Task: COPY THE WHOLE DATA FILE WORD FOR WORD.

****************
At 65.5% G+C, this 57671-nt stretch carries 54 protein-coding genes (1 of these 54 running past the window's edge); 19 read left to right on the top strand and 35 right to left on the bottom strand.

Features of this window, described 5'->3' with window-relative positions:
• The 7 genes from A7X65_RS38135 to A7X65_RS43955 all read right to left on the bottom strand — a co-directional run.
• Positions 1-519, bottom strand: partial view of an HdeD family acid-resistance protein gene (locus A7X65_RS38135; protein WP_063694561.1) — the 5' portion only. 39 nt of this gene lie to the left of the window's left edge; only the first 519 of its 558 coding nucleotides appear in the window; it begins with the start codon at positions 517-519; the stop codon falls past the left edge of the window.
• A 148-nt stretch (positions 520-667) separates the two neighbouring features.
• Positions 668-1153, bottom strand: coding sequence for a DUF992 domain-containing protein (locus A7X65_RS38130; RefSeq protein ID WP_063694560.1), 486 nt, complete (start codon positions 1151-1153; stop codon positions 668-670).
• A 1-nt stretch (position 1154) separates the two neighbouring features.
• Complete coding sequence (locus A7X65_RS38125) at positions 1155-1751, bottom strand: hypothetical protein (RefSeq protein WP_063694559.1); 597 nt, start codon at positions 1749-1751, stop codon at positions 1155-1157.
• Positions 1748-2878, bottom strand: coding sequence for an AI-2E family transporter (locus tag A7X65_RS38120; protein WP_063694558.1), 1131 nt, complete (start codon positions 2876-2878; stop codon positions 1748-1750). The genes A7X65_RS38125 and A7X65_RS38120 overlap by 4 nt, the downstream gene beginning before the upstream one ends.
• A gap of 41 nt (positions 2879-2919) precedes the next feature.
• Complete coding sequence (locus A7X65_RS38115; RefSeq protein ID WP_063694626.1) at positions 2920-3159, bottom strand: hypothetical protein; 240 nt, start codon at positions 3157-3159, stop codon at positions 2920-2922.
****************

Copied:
At 65.5% G+C, this 57671-nt stretch carries 54 protein-coding genes (1 of these 54 running past the window's edge); 19 read left to right on the top strand and 35 right to left on the bottom strand.

Features of this window, described 5'->3' with window-relative positions:
• The 7 genes from A7X65_RS38135 to A7X65_RS43955 all read right to left on the bottom strand — a co-directional run.
• Positions 1-519, bottom strand: partial view of an HdeD family acid-resistance protein gene (locus A7X65_RS38135; protein WP_063694561.1) — the 5' portion only. 39 nt of this gene lie to the left of the window's left edge; only the first 519 of its 558 coding nucleotides appear in the window; it begins with the start codon at positions 517-519; the stop codon falls past the left edge of the window.
• A 148-nt stretch (positions 520-667) separates the two neighbouring features.
• Positions 668-1153, bottom strand: coding sequence for a DUF992 domain-containing protein (locus A7X65_RS38130; RefSeq protein ID WP_063694560.1), 486 nt, complete (start codon positions 1151-1153; stop codon positions 668-670).
• A 1-nt stretch (position 1154) separates the two neighbouring features.
• Complete coding sequence (locus A7X65_RS38125) at positions 1155-1751, bottom strand: hypothetical protein (RefSeq protein WP_063694559.1); 597 nt, start codon at positions 1749-1751, stop codon at positions 1155-1157.
• Positions 1748-2878, bottom strand: coding sequence for an AI-2E family transporter (locus tag A7X65_RS38120; protein WP_063694558.1), 1131 nt, complete (start codon positions 2876-2878; stop codon positions 1748-1750). The genes A7X65_RS38125 and A7X65_RS38120 overlap by 4 nt, the downstream gene beginning before the upstream one ends.
• A gap of 41 nt (positions 2879-2919) precedes the next feature.
• Complete coding sequence (locus A7X65_RS38115; RefSeq protein ID WP_063694626.1) at positions 2920-3159, bottom strand: hypothetical protein; 240 nt, start codon at positions 3157-3159, stop codon at positions 2920-2922.